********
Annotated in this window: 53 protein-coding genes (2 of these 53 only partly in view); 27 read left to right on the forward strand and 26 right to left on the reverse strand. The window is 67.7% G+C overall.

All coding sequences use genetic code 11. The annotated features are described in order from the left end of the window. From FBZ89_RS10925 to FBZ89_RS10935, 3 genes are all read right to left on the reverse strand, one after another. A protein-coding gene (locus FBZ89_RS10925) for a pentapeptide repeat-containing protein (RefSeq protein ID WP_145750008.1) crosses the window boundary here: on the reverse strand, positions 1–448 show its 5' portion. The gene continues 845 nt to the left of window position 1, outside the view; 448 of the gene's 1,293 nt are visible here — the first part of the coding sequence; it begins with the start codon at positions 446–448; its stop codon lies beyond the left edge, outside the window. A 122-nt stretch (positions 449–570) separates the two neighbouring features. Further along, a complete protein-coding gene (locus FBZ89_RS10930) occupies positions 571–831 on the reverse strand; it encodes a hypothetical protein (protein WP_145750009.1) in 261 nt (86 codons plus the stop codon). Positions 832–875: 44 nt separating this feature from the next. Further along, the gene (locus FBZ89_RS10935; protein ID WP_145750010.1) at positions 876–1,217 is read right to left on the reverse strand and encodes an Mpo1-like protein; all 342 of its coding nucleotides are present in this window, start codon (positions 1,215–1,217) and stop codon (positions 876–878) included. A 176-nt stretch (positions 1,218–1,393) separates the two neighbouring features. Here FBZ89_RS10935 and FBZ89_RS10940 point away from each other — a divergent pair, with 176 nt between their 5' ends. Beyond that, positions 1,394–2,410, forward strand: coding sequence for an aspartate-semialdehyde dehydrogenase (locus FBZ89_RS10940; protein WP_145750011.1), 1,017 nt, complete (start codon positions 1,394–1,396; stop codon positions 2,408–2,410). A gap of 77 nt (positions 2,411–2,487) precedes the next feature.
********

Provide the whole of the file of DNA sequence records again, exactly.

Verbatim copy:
Annotated in this window: 53 protein-coding genes (2 of these 53 only partly in view); 27 read left to right on the forward strand and 26 right to left on the reverse strand. The window is 67.7% G+C overall.

All coding sequences use genetic code 11. The annotated features are described in order from the left end of the window. From FBZ89_RS10925 to FBZ89_RS10935, 3 genes are all read right to left on the reverse strand, one after another. A protein-coding gene (locus FBZ89_RS10925) for a pentapeptide repeat-containing protein (RefSeq protein ID WP_145750008.1) crosses the window boundary here: on the reverse strand, positions 1–448 show its 5' portion. The gene continues 845 nt to the left of window position 1, outside the view; 448 of the gene's 1,293 nt are visible here — the first part of the coding sequence; it begins with the start codon at positions 446–448; its stop codon lies beyond the left edge, outside the window. A 122-nt stretch (positions 449–570) separates the two neighbouring features. Further along, a complete protein-coding gene (locus FBZ89_RS10930) occupies positions 571–831 on the reverse strand; it encodes a hypothetical protein (protein WP_145750009.1) in 261 nt (86 codons plus the stop codon). Positions 832–875: 44 nt separating this feature from the next. Further along, the gene (locus FBZ89_RS10935; protein ID WP_145750010.1) at positions 876–1,217 is read right to left on the reverse strand and encodes an Mpo1-like protein; all 342 of its coding nucleotides are present in this window, start codon (positions 1,215–1,217) and stop codon (positions 876–878) included. A 176-nt stretch (positions 1,218–1,393) separates the two neighbouring features. Here FBZ89_RS10935 and FBZ89_RS10940 point away from each other — a divergent pair, with 176 nt between their 5' ends. Beyond that, positions 1,394–2,410, forward strand: coding sequence for an aspartate-semialdehyde dehydrogenase (locus FBZ89_RS10940; protein WP_145750011.1), 1,017 nt, complete (start codon positions 1,394–1,396; stop codon positions 2,408–2,410). A gap of 77 nt (positions 2,411–2,487) precedes the next feature.